Kathleen holds a Ph.D. in reading education and has taught at universities and in classrooms for twenty years. Her teaching experience is reflected in the third novel, Love and Other Subjects. (2013) The novel hooks you from the first page when the protagonist, Carolyn Jenkins, confronts a student who has a gun pointed at the belly of a classmate. The scene establishes the tone of this tense and humorous tale. Carolyn’s dream of changing the world through her students is challenged when she faces school politics, cultural clashes and racial conflicts. Kathleen weaves whimsical dimension to the story when this idealistic teacher falls in love. Love and Other Subjects earned a Silver Medal in IPPY and an Honorable Mention from the San Francisco Book Festival.
Kathleen has also published three romance novels in her ENDLESS LOVE SERIES titled Home Again, Return to Love and Tending Her Heart.
For a couple of years Kathie had been telling me to self-publish my short stories and novels. “What are they doing sitting in a drawer?” she said. I smiled and nodded but had no intention of self-publishing. I had observed her striving through the treacherous business of getting her books published. I couldn’t imagine myself doing what she was doing as I continued to stack my share of rejections.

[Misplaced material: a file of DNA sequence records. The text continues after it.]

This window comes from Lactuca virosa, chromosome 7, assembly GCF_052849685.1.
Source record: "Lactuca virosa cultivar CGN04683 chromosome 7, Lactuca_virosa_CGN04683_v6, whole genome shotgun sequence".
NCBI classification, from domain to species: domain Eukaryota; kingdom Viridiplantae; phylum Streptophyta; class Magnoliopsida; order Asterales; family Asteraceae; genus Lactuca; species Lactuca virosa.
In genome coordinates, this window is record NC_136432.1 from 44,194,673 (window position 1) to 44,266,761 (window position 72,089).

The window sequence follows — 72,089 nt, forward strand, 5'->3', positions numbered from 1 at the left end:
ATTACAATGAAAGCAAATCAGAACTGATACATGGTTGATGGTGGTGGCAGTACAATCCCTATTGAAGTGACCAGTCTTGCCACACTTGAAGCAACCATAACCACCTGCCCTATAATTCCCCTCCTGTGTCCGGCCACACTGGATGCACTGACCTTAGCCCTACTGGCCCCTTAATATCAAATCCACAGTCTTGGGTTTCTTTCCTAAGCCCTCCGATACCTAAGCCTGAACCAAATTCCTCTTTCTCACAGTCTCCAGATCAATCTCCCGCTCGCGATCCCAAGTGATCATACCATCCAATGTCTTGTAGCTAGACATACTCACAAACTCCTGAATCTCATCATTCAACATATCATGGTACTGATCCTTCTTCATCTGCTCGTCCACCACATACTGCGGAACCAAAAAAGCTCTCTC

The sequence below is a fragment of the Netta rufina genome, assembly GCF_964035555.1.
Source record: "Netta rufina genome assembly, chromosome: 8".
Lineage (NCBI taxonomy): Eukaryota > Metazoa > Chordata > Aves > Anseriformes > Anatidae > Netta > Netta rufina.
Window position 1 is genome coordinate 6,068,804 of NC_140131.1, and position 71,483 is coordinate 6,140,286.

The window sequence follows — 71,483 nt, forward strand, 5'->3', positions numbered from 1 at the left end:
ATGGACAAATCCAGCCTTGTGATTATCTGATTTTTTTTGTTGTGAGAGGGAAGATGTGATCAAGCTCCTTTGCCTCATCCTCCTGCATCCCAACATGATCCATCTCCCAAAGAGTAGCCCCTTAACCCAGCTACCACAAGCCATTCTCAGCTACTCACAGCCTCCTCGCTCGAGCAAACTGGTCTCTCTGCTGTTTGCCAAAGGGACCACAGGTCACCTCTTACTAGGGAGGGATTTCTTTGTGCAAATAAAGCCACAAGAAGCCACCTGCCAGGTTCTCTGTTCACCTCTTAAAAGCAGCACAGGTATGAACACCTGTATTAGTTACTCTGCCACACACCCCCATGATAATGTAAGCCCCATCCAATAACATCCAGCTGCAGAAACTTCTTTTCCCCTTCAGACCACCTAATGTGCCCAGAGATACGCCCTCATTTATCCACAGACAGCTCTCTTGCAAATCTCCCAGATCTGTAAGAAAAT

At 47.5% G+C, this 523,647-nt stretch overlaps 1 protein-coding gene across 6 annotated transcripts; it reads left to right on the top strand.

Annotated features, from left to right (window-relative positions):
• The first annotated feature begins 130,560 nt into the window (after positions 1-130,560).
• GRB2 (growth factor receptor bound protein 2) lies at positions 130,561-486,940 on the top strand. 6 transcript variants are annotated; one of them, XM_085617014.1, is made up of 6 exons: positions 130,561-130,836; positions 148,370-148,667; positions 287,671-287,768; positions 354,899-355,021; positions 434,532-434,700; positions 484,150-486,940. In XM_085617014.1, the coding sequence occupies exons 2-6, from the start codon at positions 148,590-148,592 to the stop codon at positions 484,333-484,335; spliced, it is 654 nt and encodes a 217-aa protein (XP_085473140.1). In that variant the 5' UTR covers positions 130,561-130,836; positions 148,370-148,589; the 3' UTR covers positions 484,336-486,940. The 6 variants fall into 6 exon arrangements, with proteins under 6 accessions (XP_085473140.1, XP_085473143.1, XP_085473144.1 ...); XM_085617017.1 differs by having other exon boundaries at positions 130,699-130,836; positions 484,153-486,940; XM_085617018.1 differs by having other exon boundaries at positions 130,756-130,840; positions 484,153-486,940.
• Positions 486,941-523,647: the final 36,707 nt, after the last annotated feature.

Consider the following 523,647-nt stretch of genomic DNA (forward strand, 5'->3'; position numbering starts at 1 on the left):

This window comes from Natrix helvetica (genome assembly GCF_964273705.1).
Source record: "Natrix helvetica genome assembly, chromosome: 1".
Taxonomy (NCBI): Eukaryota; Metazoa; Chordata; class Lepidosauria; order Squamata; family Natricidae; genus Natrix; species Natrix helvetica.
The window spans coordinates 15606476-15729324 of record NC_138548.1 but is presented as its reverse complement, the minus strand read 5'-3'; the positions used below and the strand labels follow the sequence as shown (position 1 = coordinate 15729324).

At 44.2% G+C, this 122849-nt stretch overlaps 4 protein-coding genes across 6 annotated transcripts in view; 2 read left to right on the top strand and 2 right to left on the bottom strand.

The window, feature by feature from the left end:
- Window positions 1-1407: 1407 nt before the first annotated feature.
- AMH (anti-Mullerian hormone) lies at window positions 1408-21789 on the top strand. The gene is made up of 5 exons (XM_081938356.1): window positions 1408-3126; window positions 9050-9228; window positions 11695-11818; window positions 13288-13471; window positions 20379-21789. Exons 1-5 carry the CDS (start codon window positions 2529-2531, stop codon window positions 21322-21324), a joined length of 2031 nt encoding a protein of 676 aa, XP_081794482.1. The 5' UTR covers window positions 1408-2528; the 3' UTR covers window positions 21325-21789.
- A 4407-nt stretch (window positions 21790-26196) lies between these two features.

Each time I met Kathie she would coax and prod me that I get my work published. At one of our breakfast meetings she insisted that I begin the process. She handed me a few pages stapled together. It had the names and email addresses of the editors, cover designers, formatters and so on that she had used. At that time I did not realize what a treasure trove I was given by this very generous, selfless, and caring writer.
Now I do! My story collection, Chance Meetings: Stories About Cross-Cultural Karmic Collisions and Compassion would not have seen the light of the day if it were not for my dear friend Kathleen Shoop. She held my hand and led me on the path that she was brilliantly and successfully striding. Once she was convinced that I could manage it myself she let go of my hand and watched me from a distance. She joyously nods when I succeed and picks me up when I fall.
At one of our recent breakfast meetings I got a chance to formally talk with Kathie about her writing and about life. Here are some excerpts.
Your debut novel, The Last Letter was inspired by your great grandmother’s letters to her fiancé. And deathly smog in Donora, Pennsylvania ignited the idea for your second novel, After the Fog. What inspires you intrinsically to write historical fiction?